A few minutes later, my head co-teacher returned to the office. Here's a transcript of our subsequent conversation:
Her: [Korean mispronunciation of my name]. The school is on fire.
Me: I was just wondering if you'd tell me if the school were on fire.
Me: [Noticing eerie silence] The school doesn't have a fire alarm.
Her: [Characteristically throaty laughter]
The fire was three doors down the hall from my office, nicely shortening the walking portion of my gawking expedition. I hope nobody minded me taking pictures with my cell phone and grinning while other, more valiant faculty attempted to save the day. I didn't see any flames, only billowing black smoke. It reeked of electrical fire.
|The smoke looks like a tame cloud, but that's only because it was billowing out the classroom's windows too fast for my phone's camera. It was pretty cool. I admit jets of flame would help. Maybe next time?|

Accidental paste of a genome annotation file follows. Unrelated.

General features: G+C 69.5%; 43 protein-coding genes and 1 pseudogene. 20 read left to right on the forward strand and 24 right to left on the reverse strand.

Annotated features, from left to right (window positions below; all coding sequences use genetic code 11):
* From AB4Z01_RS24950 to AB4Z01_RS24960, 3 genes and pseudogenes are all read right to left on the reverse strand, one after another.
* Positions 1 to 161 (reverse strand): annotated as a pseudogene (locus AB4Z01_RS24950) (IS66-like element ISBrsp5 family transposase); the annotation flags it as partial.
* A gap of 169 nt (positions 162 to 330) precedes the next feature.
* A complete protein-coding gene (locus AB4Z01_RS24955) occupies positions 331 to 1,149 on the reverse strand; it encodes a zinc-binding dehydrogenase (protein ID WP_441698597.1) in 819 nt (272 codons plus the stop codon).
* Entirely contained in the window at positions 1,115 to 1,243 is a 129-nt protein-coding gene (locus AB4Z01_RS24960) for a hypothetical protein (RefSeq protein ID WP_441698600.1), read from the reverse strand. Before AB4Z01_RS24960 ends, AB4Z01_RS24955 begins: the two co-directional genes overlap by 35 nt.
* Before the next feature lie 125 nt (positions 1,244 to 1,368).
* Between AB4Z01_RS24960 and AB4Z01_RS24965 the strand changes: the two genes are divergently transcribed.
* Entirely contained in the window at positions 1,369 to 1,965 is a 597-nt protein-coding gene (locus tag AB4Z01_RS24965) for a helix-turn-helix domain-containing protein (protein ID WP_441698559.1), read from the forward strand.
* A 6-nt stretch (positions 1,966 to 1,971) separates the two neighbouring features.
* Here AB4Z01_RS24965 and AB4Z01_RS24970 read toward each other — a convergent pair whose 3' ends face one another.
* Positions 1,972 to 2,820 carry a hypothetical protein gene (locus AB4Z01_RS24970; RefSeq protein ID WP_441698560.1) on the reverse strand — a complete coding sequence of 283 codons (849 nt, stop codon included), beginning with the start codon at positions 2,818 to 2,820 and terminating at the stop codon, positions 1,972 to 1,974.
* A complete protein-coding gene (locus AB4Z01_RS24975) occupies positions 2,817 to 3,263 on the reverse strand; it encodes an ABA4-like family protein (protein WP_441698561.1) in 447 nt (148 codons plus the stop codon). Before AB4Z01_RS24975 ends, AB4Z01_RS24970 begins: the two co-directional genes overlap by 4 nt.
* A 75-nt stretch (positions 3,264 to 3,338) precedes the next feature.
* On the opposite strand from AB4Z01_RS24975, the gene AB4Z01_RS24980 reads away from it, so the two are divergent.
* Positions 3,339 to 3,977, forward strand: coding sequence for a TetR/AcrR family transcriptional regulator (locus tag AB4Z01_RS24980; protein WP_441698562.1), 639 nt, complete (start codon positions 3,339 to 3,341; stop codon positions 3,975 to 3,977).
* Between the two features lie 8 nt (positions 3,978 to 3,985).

|As balding man in suit watches, courageous P.E. teacher rushes into cloud of acrid black smoke to do I don't know what. It was quitting time and I wasn't paying attention.|
Just as I was leaving for the day--I can't be bothered to stay late, conflagration or no--someone realized the incoming fire engines would be unable to approach the building because of the parking situation. This provoked a mad dash to the dangerously pregnant parking lot and probably some hilarious slapstick once everyone began trying to un-triple park their cars simultaneously.
Here's a very hastily-taken picture of the lot:
|I was trying not to get caught photographing the parking lot because it would seem weird.|
This morning my boss asked to see the photos I'd taken with my phone. Oops, busted! She wanted to examine them for evidence of arsonists. I'm told the leading hypothesis is that two boys started the fire while smoking in the classroom. These ne'er-do-wells haven't yet been identified, but the hunt is on!
Oh, and then after the fire I heard North Korea had shelled Yeonpyeong Island.